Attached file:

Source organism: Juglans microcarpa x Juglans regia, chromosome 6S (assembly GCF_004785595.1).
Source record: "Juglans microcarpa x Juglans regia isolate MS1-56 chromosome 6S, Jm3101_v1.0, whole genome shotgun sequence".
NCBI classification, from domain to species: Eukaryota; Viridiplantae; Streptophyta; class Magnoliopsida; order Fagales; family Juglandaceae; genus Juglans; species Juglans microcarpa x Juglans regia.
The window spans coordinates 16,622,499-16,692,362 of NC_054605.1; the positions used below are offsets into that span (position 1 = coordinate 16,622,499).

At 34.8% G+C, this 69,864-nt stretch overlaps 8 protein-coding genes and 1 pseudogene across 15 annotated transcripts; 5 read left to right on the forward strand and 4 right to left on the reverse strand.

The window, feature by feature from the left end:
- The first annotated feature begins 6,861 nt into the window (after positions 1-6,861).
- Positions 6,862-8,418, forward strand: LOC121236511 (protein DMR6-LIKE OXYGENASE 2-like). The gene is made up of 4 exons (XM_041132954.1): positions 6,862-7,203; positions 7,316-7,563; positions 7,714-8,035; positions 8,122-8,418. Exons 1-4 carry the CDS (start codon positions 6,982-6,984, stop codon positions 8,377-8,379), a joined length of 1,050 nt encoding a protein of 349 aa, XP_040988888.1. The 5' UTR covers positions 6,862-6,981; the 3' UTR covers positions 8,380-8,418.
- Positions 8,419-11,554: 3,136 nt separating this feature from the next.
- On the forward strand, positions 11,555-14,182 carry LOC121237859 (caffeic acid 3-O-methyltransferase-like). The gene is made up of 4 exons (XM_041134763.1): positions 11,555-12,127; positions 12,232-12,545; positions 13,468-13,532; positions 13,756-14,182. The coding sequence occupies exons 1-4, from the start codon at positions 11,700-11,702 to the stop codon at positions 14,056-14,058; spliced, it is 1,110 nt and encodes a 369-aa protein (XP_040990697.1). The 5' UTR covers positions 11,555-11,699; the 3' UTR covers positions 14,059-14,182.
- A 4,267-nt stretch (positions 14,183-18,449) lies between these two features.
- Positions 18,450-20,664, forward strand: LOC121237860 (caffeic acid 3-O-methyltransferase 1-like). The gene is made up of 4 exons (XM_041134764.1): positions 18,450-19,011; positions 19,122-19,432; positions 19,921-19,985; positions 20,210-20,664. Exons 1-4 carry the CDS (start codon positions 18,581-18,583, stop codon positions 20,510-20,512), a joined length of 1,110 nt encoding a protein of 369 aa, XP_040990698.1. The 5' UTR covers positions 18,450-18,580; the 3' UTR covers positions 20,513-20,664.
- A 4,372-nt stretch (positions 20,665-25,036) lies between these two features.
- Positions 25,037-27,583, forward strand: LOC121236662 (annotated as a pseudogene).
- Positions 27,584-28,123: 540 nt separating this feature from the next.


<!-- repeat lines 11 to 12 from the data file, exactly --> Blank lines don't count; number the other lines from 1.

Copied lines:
- A 4,267-nt stretch (positions 14,183-18,449) lies between these two features.
- Positions 18,450-20,664, forward strand: LOC121237860 (caffeic acid 3-O-methyltransferase 1-like). The gene is made up of 4 exons (XM_041134764.1): positions 18,450-19,011; positions 19,122-19,432; positions 19,921-19,985; positions 20,210-20,664. Exons 1-4 carry the CDS (start codon positions 18,581-18,583, stop codon positions 20,510-20,512), a joined length of 1,110 nt encoding a protein of 369 aa, XP_040990698.1. The 5' UTR covers positions 18,450-18,580; the 3' UTR covers positions 20,513-20,664.